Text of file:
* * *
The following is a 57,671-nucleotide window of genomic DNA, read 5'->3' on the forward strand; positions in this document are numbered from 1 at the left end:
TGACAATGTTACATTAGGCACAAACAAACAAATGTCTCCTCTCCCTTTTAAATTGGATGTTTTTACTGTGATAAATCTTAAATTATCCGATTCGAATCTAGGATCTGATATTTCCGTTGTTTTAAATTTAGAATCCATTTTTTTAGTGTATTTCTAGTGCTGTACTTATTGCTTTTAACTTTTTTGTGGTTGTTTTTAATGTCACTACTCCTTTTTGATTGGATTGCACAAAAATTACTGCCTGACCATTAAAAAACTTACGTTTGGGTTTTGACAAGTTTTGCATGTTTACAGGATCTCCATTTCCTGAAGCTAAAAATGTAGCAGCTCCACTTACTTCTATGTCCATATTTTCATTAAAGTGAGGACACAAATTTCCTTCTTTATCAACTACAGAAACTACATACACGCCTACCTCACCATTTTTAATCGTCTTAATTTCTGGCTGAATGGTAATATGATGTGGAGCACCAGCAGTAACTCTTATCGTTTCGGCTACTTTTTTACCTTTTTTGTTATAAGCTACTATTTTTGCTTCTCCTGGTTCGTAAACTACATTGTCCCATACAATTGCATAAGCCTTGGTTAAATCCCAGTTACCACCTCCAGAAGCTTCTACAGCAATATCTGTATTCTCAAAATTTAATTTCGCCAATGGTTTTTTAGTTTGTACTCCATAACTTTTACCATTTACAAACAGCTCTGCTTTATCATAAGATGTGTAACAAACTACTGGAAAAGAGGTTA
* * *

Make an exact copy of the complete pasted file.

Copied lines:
The following is a 57,671-nucleotide window of genomic DNA, read 5'->3' on the forward strand; positions in this document are numbered from 1 at the left end:
TGACAATGTTACATTAGGCACAAACAAACAAATGTCTCCTCTCCCTTTTAAATTGGATGTTTTTACTGTGATAAATCTTAAATTATCCGATTCGAATCTAGGATCTGATATTTCCGTTGTTTTAAATTTAGAATCCATTTTTTTAGTGTATTTCTAGTGCTGTACTTATTGCTTTTAACTTTTTTGTGGTTGTTTTTAATGTCACTACTCCTTTTTGATTGGATTGCACAAAAATTACTGCCTGACCATTAAAAAACTTACGTTTGGGTTTTGACAAGTTTTGCATGTTTACAGGATCTCCATTTCCTGAAGCTAAAAATGTAGCAGCTCCACTTACTTCTATGTCCATATTTTCATTAAAGTGAGGACACAAATTTCCTTCTTTATCAACTACAGAAACTACATACACGCCTACCTCACCATTTTTAATCGTCTTAATTTCTGGCTGAATGGTAATATGATGTGGAGCACCAGCAGTAACTCTTATCGTTTCGGCTACTTTTTTACCTTTTTTGTTATAAGCTACTATTTTTGCTTCTCCTGGTTCGTAAACTACATTGTCCCATACAATTGCATAAGCCTTGGTTAAATCCCAGTTACCACCTCCAGAAGCTTCTACAGCAATATCTGTATTCTCAAAATTTAATTTCGCCAATGGTTTTTTAGTTTGTACTCCATAACTTTTACCATTTACAAACAGCTCTGCTTTATCATAAGATGTGTAACAAACTACTGGAAAAGAGGTTA